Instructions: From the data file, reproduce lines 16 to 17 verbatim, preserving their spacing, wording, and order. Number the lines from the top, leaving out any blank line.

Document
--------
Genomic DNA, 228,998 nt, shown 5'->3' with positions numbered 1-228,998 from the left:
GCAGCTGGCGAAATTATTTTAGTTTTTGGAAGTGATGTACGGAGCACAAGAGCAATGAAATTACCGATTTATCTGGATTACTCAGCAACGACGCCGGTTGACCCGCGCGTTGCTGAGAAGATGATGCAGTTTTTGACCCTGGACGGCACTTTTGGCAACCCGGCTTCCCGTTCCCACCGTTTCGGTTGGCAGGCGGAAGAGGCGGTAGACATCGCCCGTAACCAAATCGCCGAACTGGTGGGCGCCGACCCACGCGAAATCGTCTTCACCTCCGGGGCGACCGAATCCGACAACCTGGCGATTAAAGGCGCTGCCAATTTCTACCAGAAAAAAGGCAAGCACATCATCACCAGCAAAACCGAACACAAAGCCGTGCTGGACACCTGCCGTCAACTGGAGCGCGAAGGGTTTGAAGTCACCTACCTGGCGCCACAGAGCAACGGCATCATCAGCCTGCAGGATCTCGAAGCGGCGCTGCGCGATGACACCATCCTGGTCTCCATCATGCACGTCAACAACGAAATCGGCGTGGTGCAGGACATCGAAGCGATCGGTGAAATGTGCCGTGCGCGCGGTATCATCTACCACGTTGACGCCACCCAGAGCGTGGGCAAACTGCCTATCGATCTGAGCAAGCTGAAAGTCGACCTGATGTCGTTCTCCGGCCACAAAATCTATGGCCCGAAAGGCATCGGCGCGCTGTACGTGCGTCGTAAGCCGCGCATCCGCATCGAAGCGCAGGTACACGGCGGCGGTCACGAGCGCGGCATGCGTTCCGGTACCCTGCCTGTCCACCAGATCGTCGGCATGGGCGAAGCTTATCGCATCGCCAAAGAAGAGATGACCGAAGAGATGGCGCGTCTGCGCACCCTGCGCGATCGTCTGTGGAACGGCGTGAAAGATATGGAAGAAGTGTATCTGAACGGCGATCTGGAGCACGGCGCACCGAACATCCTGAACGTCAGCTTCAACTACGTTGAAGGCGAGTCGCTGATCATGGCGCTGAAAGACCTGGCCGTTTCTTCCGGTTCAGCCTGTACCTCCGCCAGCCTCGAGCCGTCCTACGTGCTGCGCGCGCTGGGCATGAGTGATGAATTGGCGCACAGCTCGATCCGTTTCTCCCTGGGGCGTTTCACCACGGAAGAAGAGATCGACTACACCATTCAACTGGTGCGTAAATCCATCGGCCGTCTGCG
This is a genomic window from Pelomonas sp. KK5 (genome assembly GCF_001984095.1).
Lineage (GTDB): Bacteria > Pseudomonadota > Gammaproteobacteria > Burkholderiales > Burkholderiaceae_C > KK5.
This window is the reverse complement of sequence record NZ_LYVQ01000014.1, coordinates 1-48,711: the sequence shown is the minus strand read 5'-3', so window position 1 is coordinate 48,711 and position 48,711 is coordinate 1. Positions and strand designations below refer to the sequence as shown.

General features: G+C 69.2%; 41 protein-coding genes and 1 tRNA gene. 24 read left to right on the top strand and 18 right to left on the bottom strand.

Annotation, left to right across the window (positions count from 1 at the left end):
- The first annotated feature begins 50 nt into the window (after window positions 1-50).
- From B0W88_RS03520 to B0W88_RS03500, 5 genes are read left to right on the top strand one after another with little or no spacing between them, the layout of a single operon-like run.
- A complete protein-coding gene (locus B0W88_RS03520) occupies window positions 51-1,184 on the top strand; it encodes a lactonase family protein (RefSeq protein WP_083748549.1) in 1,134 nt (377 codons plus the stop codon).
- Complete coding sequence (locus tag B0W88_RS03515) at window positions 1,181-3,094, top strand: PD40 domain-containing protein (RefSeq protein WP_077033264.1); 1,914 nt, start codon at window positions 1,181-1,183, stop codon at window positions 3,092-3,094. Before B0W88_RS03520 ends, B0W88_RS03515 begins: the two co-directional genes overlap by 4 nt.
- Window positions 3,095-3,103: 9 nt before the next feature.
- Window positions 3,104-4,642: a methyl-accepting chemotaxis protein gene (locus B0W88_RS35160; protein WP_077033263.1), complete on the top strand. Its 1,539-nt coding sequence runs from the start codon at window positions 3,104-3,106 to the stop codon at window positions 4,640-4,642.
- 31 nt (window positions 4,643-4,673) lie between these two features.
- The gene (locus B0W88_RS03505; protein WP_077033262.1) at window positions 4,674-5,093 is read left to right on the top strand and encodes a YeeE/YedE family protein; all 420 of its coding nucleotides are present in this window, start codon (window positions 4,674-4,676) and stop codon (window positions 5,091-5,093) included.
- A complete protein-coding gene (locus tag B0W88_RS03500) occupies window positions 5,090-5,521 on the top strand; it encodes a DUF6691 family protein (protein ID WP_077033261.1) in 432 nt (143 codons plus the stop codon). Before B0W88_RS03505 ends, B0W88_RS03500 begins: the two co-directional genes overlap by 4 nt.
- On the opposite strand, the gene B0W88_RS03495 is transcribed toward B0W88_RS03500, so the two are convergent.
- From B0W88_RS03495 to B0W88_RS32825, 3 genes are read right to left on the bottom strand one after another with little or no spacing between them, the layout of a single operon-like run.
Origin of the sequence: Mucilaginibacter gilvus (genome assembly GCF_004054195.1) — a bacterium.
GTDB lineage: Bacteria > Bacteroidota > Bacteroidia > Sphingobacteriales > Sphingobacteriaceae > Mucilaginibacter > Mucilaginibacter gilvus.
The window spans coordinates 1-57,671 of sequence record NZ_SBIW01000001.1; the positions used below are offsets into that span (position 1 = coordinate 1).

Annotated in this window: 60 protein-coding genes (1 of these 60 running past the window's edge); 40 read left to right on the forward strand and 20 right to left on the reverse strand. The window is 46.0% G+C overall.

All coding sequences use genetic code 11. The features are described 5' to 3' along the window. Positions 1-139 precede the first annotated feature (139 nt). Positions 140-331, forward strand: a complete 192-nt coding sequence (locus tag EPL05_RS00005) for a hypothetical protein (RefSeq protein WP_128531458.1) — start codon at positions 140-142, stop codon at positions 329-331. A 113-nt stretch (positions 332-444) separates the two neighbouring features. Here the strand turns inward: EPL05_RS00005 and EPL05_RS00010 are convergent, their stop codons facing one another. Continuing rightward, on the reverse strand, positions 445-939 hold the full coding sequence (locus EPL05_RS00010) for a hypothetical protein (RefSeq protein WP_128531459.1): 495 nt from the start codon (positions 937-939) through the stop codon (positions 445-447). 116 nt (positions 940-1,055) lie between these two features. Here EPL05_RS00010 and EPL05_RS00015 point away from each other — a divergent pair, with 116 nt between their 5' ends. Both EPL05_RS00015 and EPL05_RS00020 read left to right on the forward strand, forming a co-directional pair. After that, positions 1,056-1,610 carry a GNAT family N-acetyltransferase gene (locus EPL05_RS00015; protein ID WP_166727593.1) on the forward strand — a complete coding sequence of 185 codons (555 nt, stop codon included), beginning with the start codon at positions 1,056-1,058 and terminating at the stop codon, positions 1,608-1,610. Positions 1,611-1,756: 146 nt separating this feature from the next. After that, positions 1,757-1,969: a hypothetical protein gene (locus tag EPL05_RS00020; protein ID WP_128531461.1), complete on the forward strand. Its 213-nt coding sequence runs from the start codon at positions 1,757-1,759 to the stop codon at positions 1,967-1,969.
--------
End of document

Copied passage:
- A complete protein-coding gene (locus tag B0W88_RS03500) occupies window positions 5,090-5,521 on the top strand; it encodes a DUF6691 family protein (protein ID WP_077033261.1) in 432 nt (143 codons plus the stop codon). Before B0W88_RS03505 ends, B0W88_RS03500 begins: the two co-directional genes overlap by 4 nt.
- On the opposite strand, the gene B0W88_RS03495 is transcribed toward B0W88_RS03500, so the two are convergent.